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Treatment soon for cancer victory man?

PUBLISHED: 12:56 24 July 2008 | UPDATED: 09:03 13 July 2010

Richard Batson

Cancer patient Barry Humphrey, who won a battle for drug funding, is hoping to start his treatment as soon as possible.

The 59-year-old former firemen who has a rare terminal liver cancer heads to Addenbrooke's hospital in Cambridge on Monday to see his specialist.

Cancer patient Barry Humphrey, who won a battle for drug funding, is hoping to start his treatment as soon as possible.

The 59-year-old former firemen who has a rare terminal liver cancer heads to Addenbrooke's hospital in Cambridge on Monday to see his specialist.

He may not be able to start his two month £5,000 course of Sorafenib tablets immediately, but, after winning a funding fight with officials, said he was just keen to “put myself in the hands of the clinicians I trust.”

The North Walsham man's case hit the headlines earlier this week when NHS Norfolk did a u-turn on their earlier refusal of funding, after a damning independent review of the case said the decision was wrong, and the case had been badly handled.

After the tense wait for a decision and resultant media scrum Mr Humphrey and wife Hazel have been taking walks on the coast to clear their heads and trying to get their lives back to as normal as they can be.

She said they just hoped that her husband's condition had not changed during the wait for funding, adding: “Barry could have had this treatment six months ago. It makes me very angry.”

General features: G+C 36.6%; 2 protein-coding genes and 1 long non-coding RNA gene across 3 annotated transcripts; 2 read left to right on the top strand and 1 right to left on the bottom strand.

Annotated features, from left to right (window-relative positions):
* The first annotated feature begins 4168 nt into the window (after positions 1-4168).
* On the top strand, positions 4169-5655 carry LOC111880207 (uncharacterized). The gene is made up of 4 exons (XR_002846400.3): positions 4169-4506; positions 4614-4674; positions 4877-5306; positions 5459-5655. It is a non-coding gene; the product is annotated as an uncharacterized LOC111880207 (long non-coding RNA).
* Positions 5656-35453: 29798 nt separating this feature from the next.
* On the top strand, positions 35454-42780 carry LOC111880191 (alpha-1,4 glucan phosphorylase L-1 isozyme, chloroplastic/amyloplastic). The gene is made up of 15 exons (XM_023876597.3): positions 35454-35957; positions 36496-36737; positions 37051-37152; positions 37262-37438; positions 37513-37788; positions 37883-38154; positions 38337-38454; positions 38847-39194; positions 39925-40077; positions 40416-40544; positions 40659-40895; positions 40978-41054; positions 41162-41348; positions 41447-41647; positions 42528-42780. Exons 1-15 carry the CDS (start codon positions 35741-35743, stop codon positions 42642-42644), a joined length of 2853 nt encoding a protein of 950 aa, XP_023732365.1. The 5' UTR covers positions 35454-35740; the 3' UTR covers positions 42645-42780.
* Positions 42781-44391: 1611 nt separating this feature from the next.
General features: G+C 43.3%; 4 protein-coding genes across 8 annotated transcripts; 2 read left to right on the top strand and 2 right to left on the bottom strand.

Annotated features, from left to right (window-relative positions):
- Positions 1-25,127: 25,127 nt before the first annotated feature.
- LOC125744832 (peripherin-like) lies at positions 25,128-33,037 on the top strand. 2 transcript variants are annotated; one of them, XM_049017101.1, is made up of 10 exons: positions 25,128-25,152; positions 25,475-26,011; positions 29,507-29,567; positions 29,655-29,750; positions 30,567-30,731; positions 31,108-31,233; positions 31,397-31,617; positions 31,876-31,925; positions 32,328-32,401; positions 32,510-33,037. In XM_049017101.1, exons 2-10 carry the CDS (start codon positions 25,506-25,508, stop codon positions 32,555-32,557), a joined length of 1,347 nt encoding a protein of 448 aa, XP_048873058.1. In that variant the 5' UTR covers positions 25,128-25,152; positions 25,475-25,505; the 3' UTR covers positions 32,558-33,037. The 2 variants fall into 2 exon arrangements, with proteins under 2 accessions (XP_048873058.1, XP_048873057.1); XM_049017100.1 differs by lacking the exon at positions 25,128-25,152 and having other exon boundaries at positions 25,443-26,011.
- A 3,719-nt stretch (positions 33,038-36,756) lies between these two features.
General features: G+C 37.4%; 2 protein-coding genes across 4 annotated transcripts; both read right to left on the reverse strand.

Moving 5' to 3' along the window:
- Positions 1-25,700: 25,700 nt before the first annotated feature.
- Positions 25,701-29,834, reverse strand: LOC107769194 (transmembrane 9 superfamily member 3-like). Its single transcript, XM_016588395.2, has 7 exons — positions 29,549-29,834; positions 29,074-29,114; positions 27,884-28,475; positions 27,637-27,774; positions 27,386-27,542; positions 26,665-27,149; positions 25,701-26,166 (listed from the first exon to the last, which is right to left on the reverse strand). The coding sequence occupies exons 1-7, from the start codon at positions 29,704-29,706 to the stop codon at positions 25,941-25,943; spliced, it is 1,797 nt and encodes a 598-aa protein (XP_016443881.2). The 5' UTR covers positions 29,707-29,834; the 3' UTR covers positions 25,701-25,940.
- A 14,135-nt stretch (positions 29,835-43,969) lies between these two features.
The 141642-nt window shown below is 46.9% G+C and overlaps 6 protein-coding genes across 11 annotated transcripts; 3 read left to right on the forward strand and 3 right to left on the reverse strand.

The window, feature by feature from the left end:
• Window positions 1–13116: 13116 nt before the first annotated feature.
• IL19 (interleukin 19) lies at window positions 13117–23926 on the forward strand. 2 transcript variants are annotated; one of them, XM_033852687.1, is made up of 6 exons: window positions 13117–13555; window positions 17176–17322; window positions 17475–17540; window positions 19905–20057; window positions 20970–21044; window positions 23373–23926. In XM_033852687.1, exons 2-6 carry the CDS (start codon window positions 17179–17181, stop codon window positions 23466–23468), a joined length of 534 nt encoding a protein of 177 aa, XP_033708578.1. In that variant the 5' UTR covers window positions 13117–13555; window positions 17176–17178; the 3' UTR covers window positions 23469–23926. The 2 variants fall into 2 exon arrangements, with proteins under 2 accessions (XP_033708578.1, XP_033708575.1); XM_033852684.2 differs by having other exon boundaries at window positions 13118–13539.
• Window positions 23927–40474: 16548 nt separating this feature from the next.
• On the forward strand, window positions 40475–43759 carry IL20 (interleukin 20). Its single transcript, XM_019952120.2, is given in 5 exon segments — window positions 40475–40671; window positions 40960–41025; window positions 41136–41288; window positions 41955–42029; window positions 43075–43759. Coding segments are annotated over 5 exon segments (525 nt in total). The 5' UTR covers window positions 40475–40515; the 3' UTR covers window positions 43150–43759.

Mrs Humphrey said friends and family were overjoyed with the good news about funding. And 36-year-old deaf-blind daughter Kerry contacted the EDP to say her “wonderful, devoted father” deserved the treatment.

The couple are also watching what happens in the aftermath of their case at the health authority, who had “only got themselves to blame” for the saga.

NHS Norfolk was criticised by its Suffolk counterpart, which did the case review, for not taking into account Mr Humphrey's full circumstances, and for delays and poor communication with the patient.

Today it said it felt its exceptions panel - drawn from medics, retired GPs, public health specialists, nurses and pharmacists - was a robust system making “good decisions on what are often very difficult issues” of clinical and cost effectiveness.

It added it was “already conducting a routine review of our policy and will take into consideration whether our communications might be improved.”


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